Contrary to the New York Times headline and support, the resolution never mentions the withdrawal of “Combat Troops from Iraq by April 1.In fact, the resolution explicitly anticipates that US forces will indefinitely involve themselves in “engaging in actions to disrupt and eliminate al-Qaeda and its affiliated organizations in Iraq.” If this isn’t combat, what is it? The same passage (Section 4, Subsection 3) also acknowledges that our soldiers will stay in country for the sake of “protecting United States diplomatic facilities and United States citizens” and “training and equipping members of the Iraq Security Forces.”
Even Democratic military and foreign policy experts agree that accomplishing these purposes will require a substantial U.S. force. Dick Morris said that his sources in the Clinton campaign suggest that it’s realistic to expect the long-term presence in Iraq of at least 75,000 U.S. troops – about half our current contingent.
In other words, when Democrats talk about “ending the war” or “bringing the boys back home” they are lying in order to mollify their activist, anti-war base. The resolution that the party’s leadership crafted provides for a semi-permanent Iraq presence, not a quick end to the war. The Cindy Sheehan/Michael Moore “Peace” wing of the party would feel furious and betrayed if the media told them the truth about what the “anti-war resolution” actually contained.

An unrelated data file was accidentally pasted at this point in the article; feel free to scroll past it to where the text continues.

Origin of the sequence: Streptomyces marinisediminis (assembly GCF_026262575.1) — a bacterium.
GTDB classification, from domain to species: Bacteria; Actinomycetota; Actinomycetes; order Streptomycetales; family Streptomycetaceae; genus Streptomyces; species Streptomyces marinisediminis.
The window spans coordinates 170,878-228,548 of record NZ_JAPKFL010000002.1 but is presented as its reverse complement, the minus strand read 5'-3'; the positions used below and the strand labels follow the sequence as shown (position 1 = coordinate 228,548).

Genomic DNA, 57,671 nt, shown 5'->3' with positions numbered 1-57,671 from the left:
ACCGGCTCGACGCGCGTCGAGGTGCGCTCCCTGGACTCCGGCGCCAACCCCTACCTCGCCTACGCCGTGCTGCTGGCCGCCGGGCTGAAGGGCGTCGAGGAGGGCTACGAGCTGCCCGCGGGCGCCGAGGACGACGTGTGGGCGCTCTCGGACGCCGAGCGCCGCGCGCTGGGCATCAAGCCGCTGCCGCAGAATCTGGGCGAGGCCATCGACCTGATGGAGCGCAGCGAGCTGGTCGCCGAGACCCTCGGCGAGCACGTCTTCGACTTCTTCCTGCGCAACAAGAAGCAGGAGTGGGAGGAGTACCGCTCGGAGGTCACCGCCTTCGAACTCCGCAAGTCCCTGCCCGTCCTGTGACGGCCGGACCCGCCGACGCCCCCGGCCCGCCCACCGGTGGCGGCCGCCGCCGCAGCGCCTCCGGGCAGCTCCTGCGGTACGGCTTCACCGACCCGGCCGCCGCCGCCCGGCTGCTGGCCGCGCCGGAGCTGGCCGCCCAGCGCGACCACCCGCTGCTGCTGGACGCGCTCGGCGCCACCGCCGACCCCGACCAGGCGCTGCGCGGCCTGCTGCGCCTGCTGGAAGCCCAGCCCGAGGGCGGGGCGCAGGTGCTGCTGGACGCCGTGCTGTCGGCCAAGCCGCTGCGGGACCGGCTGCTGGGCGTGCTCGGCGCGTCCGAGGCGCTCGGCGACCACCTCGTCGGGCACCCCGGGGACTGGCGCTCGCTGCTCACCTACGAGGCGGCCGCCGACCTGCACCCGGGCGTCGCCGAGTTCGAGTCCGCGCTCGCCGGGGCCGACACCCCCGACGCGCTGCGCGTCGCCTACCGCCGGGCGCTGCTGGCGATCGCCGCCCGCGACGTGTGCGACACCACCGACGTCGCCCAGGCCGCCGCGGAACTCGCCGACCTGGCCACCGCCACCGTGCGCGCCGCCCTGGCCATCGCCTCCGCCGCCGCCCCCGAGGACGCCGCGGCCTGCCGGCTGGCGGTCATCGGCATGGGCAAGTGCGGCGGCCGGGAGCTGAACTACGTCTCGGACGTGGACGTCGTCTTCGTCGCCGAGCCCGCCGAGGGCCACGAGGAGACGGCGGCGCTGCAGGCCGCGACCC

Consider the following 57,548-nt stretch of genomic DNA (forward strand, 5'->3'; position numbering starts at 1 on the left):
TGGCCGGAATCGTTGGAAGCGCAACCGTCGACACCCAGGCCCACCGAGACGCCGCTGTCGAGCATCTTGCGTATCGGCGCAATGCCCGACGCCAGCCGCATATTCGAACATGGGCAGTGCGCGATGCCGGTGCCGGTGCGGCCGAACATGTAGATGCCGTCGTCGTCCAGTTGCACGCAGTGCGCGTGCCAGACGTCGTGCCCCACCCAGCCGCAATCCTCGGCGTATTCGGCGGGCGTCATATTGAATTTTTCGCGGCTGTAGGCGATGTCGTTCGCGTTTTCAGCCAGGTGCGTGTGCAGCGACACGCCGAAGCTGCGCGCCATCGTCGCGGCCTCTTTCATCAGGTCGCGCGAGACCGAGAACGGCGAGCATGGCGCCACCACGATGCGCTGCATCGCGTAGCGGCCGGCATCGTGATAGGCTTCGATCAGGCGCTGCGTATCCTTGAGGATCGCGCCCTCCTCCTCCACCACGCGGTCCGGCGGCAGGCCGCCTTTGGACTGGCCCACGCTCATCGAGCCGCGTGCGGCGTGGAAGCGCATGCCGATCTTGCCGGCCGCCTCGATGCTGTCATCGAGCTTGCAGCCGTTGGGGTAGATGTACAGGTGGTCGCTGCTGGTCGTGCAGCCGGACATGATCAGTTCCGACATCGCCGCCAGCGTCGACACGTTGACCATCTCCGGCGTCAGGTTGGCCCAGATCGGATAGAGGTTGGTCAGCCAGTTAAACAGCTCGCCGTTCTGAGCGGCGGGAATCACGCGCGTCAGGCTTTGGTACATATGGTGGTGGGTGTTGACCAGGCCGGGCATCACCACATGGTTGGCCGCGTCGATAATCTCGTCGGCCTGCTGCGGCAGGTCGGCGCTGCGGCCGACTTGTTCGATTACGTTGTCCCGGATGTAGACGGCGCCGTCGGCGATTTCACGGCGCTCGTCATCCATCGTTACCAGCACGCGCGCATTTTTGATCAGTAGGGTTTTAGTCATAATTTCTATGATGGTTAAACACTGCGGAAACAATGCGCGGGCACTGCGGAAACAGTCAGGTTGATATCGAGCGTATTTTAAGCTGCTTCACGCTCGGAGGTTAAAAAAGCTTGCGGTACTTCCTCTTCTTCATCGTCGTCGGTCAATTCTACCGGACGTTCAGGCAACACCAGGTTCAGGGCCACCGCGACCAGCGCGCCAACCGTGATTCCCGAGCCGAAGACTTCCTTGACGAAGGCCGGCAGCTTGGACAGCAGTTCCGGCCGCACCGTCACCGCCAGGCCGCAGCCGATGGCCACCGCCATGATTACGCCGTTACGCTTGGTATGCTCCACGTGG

Meanwhile, the GOP hasn’t pointed out the Democratic distortions because they hope to associate their opponents with the irresponsible position of “immediate withdrawal” and “abject surrender.” The Democrats won’t talk about how moderate and cautious their resolution really is because they don’t want to upset or disappoint their impatient, “impeach Bush” supporters. The Republicans won’t tell the truth because they don’t want to show that their rivals have actually suggested an alternate in strategy, not an end to the ongoing US commitment or the abrupt abandonment of our Iraqi allies.
At the same time, the press failed to do its job because the public seems to relish a bitter grudge match between advocates of “bring ‘em home” and defenders of “stay the course.” The real debate concerns redeployment, not withdrawal; a shift in strategy, not a total reorientation in policy. In other words, the fight on Capitol Hill hardly qualifies as the desperate, fateful clash-of-worldviews battle that major media love to describe in such breathless (and dishonest) tones.
The GOP still possesses the trump-card argument: that when it comes to these adjustments involving our mission in Iraq, the nation should place more trust in General Petraeus than in General Pelosi (or General Reid, for that matter).
President Bush has displayed admirable courage and clarity in defending this essential principle of giving military control to the military leadership, not to hack politicians of either party addicted to pandering and grandstanding.
It will only strengthen his case – and further highlight Democratic hypocrisy – if he highlights the true content of the meaningless and timid House Resolution, rather than going along with the political and media charade suggesting that we’re actually debating an end to a necessary war.